3D building mapping goes mass

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Shrine map

Like most industries, facility management has become increasingly data driven. That’s about to increase exponentially. Driving it will be remarkable developments in mobile three-dimensional (3D) mapping that will make the technology accessible to not only professionals, but everyone else as well.

Once you have a 3D building map, overlaying data on it can make it a powerful facility information and management tool. This is the heart of BIM – Building Information Modelling. But until recently, creating the maps was a complex task.

The power of Zebedee

A mapping breakthrough was Zebedee, the CSIRO’s handheld 3D mapping tool announced in 2012. Zebedee can map a building in three dimensions in the time it takes to walk around it.

Zebedee consists of a lightweight laser scanner mounted on a simple spring mechanism. As the operator walks through an environment, the scanner loosely oscillates about the spring producing a rotation that converts 2D measurements into 3D fields of view. Its ability to self-localise makes Zebedee ideally suited for use indoors, underground and other covered environments where traditional solutions that utilise GPS (global position systems) don’t function well.

UK company 3D Laser Mapping signed an exclusive agreement to distribute the technology, and Zebedee has gone on to map interior environments in Australia and across the world – from Melbourne’s Shrine of Rememberance (see image above) to the Leaning Tower of Pisa. You can view a video of the Shrine being mapped here.

Enter Google

Now an even bigger player is about to enter the 3D mapping market. Google’s Project Tango is a bid to equip Android mobile devices with a suite of software and sensors that can capture complete 3D image maps of the world around them, in real-time.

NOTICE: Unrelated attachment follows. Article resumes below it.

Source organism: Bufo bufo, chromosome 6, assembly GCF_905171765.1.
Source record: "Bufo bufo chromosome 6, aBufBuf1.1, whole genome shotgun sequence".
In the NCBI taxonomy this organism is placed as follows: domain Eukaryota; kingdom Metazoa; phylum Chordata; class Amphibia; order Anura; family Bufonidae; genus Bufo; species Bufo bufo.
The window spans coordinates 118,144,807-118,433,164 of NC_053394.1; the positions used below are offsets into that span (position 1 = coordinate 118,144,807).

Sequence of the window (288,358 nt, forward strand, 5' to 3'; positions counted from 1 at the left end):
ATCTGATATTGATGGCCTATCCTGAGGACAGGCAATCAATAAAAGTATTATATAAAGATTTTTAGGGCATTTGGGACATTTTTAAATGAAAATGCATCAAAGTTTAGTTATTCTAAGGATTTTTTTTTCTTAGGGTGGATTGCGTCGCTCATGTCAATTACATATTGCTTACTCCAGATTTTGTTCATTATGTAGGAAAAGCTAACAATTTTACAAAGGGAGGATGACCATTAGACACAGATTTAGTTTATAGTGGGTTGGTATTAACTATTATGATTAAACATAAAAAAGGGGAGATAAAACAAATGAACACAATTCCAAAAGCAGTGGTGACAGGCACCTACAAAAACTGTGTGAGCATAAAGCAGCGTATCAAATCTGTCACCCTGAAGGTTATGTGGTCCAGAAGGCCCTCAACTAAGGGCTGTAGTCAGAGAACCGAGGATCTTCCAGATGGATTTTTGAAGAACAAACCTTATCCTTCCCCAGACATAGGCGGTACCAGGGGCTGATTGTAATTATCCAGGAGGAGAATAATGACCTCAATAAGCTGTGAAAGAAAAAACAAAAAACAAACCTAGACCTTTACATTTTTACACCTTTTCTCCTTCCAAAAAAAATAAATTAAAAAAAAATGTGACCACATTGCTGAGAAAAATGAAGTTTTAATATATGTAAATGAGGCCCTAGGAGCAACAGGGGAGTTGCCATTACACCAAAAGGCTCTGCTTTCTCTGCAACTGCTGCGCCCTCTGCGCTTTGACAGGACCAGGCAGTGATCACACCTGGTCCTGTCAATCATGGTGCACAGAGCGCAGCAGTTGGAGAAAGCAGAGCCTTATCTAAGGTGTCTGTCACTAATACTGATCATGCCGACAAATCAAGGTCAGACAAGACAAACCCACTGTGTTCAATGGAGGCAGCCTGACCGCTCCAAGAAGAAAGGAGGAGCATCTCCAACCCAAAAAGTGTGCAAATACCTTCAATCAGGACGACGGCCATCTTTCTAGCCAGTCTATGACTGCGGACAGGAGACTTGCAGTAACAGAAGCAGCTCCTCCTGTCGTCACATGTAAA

Prototype phones and tablets equipped with the technology have already been seeded to testers and developers, and a slew of apps have already been coded – including by AutoCAD. Google’s eye is on both the consumer and professional market. The first devices equipped with technology are scheduled to appear in 2015.

Apple positions itself

Not surprisingly, Apple has its own plans. Last year it paid $350 million to buy the 3D sensor company PrimeSense, but true to form has been keeping quiet about its intentions. However, an indication of where things are headed is hinted by the independently developed Structure Sensor, a portable 3D scanner for (fourth generation) iPads that is already on the market. Funded by Kickstarter, it employs an infrared sensor made by PrimeSense.

More than just a device, Structure Sensor has been designed to be a software platform, enhanced by iPad software and apps. While very much a project in progress, currently you can use Structure Sensor to capture spatial data about a space or object, and export it to either a 3D modeling program or a 3D printer. Reviews have stated that its measurements of rooms are highly accurate, but the 3D modelling is still relatively low resolution, and not yet suitable for commercial applications. That said, the software is advancing by the day.

One thing does seem clear: it’s impossible to underestimate the impact the ubiquity of this technology will have on everyday life and industry – not least on facility management.

More information:

Zebedee at 3D Laser Mapping

Occipital Structure Sensor

Google Project Tango

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